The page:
Sriracha Wings


Sriracha wings

At the weekend, Claire and Will had a BBQ in their Forest Hill garden.  These are eagerly anticipated, not only because Claire makes a frickin’ good burger, but also because us London-dwellers have little outside space so appreciate a good BBQ all the more.

My contribution to the BBQ is always chicken.  A few wings to have alongside the epic burger.  For years I have made them with a chipotle-honey glaze, as I would have this time had I not entirely run out of chipotle paste (a very rare occurrence in our house).  A quick scout around on the internet produced a few different hot wing recipes, but none I liked as much as Serious Eats’s Sriracha wings.  Of course, you could just smear a load of Sriracha straight from the bottle on to the wings, but this recipe combines it with honey, lime and soy to create a more multi-dimensional sauce and tones down the levels of heat and garlic you usually get when you eat the sauce straight.

Sriracha wings

Sriracha wings

These wings are prepared in two stages:  firstly a dry marinade of salt and baking powder dehydrates the skin to make it crisp up more when cooked (since discovering this, I never make wings any other way), and then a coat of the Sriracha sauce just before putting on the grill.  This recipe has plenty of sauce for the amount of wings, so you can re-baste whilst the wings cook, building up levels of glaze for a stickier wing.

Sriracha Wings
Adapted from a recipe by Serious Eats

12 chicken wings, jointed and tips removed
1 tbsp baking powder
1 tbsp sea salt

For the sauce
55g butter
125ml Sriracha
2 tbsp honey
1½ tbsp soy sauce
1 tbsp finely chopped coriander
1½ tbsp lime juice
1 tbsp rice vinegar

Arrange the chicken wings in a large bowl, skin side up.  Mix together the baking powder and sea salt and sprinkle over the wings.  Refrigerate, uncovered, for 4-8 hours.

To make the sauce, melt the butter in a small saucepan and allow to cool slightly.  Whisk in the remaining ingredients.

When you are ready to cook, brush a liberal amount of the sauce over the chicken wings, turning them over to coat the underside too.  Cook them on a barbecue until the skins are crisp and the meat cooked through, adding more of the sauce as you go.  Transfer to a plate and serve.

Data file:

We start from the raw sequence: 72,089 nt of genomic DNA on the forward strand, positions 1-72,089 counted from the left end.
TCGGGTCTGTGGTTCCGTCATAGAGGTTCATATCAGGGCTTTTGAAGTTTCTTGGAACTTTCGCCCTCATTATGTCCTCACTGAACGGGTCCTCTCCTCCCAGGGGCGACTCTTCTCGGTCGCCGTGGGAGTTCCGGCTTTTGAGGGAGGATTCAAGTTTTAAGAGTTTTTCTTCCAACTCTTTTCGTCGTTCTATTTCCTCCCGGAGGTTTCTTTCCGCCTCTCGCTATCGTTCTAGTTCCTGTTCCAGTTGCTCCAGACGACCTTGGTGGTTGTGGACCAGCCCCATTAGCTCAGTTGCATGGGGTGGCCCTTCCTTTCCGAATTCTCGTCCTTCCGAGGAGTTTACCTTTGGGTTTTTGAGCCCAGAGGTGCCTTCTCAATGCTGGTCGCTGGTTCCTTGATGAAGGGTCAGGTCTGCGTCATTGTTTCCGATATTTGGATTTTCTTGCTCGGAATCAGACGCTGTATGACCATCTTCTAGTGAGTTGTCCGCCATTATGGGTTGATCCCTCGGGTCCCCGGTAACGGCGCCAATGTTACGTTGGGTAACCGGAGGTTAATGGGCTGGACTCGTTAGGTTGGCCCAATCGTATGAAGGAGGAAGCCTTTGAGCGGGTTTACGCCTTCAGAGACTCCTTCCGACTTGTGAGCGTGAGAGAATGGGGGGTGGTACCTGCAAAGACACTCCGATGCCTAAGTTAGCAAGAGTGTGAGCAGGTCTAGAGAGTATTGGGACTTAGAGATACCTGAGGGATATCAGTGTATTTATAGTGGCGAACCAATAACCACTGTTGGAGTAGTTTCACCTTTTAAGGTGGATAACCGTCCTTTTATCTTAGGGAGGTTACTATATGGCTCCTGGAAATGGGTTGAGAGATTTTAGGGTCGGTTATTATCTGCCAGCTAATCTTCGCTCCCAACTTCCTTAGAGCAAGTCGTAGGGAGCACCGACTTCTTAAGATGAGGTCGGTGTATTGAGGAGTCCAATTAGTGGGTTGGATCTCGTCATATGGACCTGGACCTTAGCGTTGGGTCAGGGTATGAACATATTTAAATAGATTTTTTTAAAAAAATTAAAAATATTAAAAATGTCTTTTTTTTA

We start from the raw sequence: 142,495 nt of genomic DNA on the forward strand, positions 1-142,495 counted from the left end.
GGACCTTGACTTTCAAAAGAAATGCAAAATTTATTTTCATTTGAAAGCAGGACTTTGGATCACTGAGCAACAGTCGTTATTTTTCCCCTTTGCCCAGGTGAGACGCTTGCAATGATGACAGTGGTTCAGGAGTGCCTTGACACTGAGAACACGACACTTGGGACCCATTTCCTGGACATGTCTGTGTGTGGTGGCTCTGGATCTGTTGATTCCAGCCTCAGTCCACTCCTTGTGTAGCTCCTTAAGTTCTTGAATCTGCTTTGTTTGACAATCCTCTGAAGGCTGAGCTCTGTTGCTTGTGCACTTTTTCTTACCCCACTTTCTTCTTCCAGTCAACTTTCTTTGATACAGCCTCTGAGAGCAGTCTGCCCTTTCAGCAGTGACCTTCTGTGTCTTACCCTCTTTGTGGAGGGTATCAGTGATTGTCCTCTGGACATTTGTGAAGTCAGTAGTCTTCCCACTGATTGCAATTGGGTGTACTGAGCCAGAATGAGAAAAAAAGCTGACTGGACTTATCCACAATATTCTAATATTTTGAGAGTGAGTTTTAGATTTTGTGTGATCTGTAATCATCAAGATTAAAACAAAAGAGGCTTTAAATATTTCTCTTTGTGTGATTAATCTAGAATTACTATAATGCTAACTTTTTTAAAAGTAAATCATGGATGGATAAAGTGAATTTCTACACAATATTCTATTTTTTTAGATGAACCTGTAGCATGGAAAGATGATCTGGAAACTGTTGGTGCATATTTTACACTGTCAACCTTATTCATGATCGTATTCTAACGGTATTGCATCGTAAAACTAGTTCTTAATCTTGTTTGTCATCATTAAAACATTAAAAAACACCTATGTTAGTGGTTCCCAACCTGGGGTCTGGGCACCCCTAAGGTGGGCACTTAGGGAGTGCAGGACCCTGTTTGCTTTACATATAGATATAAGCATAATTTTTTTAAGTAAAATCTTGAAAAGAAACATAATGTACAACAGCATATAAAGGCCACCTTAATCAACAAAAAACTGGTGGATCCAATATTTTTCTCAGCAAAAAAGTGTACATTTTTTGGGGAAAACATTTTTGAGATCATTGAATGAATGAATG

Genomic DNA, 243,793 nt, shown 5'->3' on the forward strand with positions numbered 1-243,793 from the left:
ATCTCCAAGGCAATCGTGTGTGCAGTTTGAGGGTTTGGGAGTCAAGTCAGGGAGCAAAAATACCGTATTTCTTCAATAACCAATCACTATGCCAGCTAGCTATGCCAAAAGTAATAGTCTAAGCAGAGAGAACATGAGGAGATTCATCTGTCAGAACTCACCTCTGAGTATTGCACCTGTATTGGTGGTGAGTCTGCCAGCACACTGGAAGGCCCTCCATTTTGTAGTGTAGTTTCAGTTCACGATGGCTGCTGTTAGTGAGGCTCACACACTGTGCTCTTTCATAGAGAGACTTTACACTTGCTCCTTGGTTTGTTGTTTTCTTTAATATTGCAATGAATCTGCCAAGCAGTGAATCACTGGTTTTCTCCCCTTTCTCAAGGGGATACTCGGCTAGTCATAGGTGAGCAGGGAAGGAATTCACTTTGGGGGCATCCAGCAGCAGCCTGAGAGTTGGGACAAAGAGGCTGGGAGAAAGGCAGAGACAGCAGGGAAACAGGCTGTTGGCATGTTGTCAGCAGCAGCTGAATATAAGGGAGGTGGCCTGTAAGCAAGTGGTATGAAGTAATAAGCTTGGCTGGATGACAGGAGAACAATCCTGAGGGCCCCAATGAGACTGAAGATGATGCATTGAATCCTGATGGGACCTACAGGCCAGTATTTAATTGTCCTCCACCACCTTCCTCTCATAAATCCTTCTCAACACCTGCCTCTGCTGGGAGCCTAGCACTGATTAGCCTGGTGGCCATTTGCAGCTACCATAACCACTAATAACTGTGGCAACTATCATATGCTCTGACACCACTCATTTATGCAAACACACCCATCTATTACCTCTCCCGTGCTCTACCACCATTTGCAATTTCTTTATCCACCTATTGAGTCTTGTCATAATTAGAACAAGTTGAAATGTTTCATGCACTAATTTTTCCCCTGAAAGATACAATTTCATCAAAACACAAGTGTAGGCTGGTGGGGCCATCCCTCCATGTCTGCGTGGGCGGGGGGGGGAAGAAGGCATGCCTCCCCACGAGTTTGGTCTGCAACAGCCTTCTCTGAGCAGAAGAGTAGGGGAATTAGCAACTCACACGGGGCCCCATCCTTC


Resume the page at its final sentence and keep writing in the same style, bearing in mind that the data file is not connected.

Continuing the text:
Vietnamese Prawn Vermicelli Noodle Salad

Vietnamese prawn and vermicelli noodle salad

Vietnamese prawn and vermicelli noodle salad

So it’s been a while, huh? 

A couple of weeks ago, I sat down to write and ended up putting it aside to write my thank you cards for the wedding presents.  Each time since there has been a similar distraction which has kept me away from this blog.  It isn’t that I haven’t been eating – far from it – more that other things have got in the way.  I think we all have this problem.

Yesterday I spent much of the day on the couch with a bad bout of asthma.  As is often the way when I feel sorry for myself, much of my sustenance came from the toaster and the biscuit tin.  When I finally mustered the energy to pop down to the local shops and buy myself some Lucozade (magical restorative potion of choice), I went past the greengrocers and realised that something had to change: I needed vegetables.

Although the temperature has dropped in London in the past few days, I find that I am still in love with the no-cook meals I have discovered during the recent heatwave.  After all, nobody wants to slave over an oven and a hob when it is in excess of 30 degrees.  There has been a lot of raw vegetable consumption in my household over the summer, and I have to confess that I am feeling all the better for it.

Asian salads are one of the best ways to eat raw vegetables as the punchy, spicy dressings are the perfect cure for the sometimes monotonous taste.  They usually consist of vegetables, and often fruit, shredded very finely and combined with noodles or beansprouts and often meat or fish.  The art of creating the perfect dressing is getting the balance of the four elements right: hot, salty, sweet and sour, the basis of a lot of Asian cookery.

This salad is a typical Asian medley of vegetables with vermicelli rice noodles and prawns.  Although it isn’t strictly a no-cook recipe, the few minutes spent stir frying the vermicelli noodles and beansprouts in a wok barely counts.  Using cooked prawns is the easy option, but you could cook your own if you wish.

Vietnamese Prawn and Vermicelli Noodle Salad
Serves 2-3; adapted from a recipe from

For the dressing
2 tbsp dark brown sugar
2 tbsp fish sauce
90ml lime juice
2 birds eye chillies, deseeded and finely chopped
1 garlic clove, finely chopped

250g fresh vermicelli noodles
75g beansprouts
1 large carrot, cut into thin batons
1 cucumber, deseeded and cut into thin batons
2 birds eye chillies, deseeded and finely chopped
300g cooked, peeled prawns
2 tbsp each of finely chopped mint, coriander and basil

Combine all of the ingredients for the dressing in a bowl, whisk to dissolve the sugar and set aside.

Stir fry the vermicelli noodles and beansprouts according to packet instructions and then transfer to a large bowl.  Add the carrot, cucumber, chilli, prawns and herbs.  Pout over the dressing and toss to combine.